"God is back." This happy news comes to us from John Micklethwait and Adrian Wooldridge of The Economist, and will come as a great surprise to those who think God is dead or that he left never to return. For the vast majority of the people, however, it's only mildly amusing since we never thought he left.
The supposed comings and goings of God, however, have been of great interest to the scholarly crowd and various mavens of popular culture. Indeed, the idea of God's death and his return has a very long history. Famously, in 1966, Time magazine featured a cover with the stark question "Is God dead?" Time noted that "even within Christianity ... a small band of radical theologians has seriously argued that the churches must accept the fact of God's death, and get along without him." These theologians, Time notes, "in attempting to work out a new doctrine of God admit that they are uncertain as to the impact of their ultimate findings on other Christian truths; but they agree that such God-related issues as personal salvation in the afterlife and immortality will need considerable restudy."
Just a year before the Time article, Harvey Cox, a professor at the Harvard Divinity School, wrote "The Secular City." In the book, Cox suggests "that instead of bemoaning the waning of ecclesial power or the disappearance of the sacral, Christians should concentrate instead on the positive role they could play in the modern secular world." Nearly 20 years later, anticipating Micklethwait and Wooldridge's new discovery, Cox himself discovered that God might be back. In his 1984 book, "Religion in the Secular City, Toward a Postmodern Theology," Cox tells us that "this is a book about the unexpected return of religion as a potent social force in a world many thought was leaving it behind. The problem is that the world of declining religion to which my earlier book was addressed has begun to change in ways that few people anticipated. No one talks much today about the long night of religion or the zero level of its influence on politics."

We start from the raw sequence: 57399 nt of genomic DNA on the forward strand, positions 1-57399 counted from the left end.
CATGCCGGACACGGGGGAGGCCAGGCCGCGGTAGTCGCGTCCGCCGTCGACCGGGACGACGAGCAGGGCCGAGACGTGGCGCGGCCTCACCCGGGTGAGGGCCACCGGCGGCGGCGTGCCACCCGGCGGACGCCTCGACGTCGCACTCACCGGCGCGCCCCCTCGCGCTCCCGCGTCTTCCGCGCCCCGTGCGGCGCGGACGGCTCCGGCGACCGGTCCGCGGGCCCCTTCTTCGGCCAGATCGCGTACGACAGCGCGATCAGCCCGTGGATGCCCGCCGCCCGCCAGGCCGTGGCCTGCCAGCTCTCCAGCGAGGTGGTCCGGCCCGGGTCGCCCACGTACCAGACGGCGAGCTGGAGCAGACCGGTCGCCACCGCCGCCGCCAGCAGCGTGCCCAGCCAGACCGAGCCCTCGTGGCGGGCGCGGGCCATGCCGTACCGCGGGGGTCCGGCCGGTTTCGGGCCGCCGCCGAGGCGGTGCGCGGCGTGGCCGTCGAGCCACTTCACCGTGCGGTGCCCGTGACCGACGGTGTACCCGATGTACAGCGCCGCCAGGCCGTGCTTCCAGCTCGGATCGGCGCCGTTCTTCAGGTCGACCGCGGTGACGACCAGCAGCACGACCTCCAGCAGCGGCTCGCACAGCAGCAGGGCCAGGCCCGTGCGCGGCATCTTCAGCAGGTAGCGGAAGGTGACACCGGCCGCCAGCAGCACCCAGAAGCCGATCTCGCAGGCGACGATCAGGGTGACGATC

In the late 19th century, we find the famous Friedrich Nietzsche quote, "God is dead. God remains dead. And we have killed him. What was holiest and mightiest of all the world has yet owned, has bled to death under our knives. What festivals of atonement, what sacred games shall we have to invent? Is not the greatness of this deed too great for us? Must we ourselves not become Gods simply to appear worthy of it?"
According to James E. Faulconer, Richard L. Evans professor of religious understanding at Brigham Young University, Nietzsche was only noting that the concept of God had no meaning or use in his supposedly Christian society. The concept of God lost its force because the people had abandoned it. According to Faulconer, Nietzsche, an atheist, believed the Christian concept of God had been an indispensable element in the development of Western civilization but that civilization had moved beyond that belief.
Matthew Arnold, 19th century poet and cultural critic, poignantly echoes Nietzsche's observation. In his poem, "Dover Beach," Arnold writes of "The Sea of Faith" which once surrounded the earth, "But now I only hear Its melancholy, long, withdrawing roar, Retreating, to the breath Of the night-wind." Thus, we are left "on a darkling plain" with "neither joy, nor love, nor light, Nor certitude, nor peace, nor help for pain."
Whatever one's view of God, it is clear that how He is perceived and the role we mortals allow for him has changed enormously over the centuries. We live today in a secular age, an Age of Modernity, sometimes called the Age of Relativism. There was a time, probably ending in the early 19th century, when everyone at all levels of society and of culture did believe in God. How that changed and when the change began will be the subject of future columns.
Joseph A. Cannon is editor of the Deseret News. E-mail him at firstname.lastname@example.org
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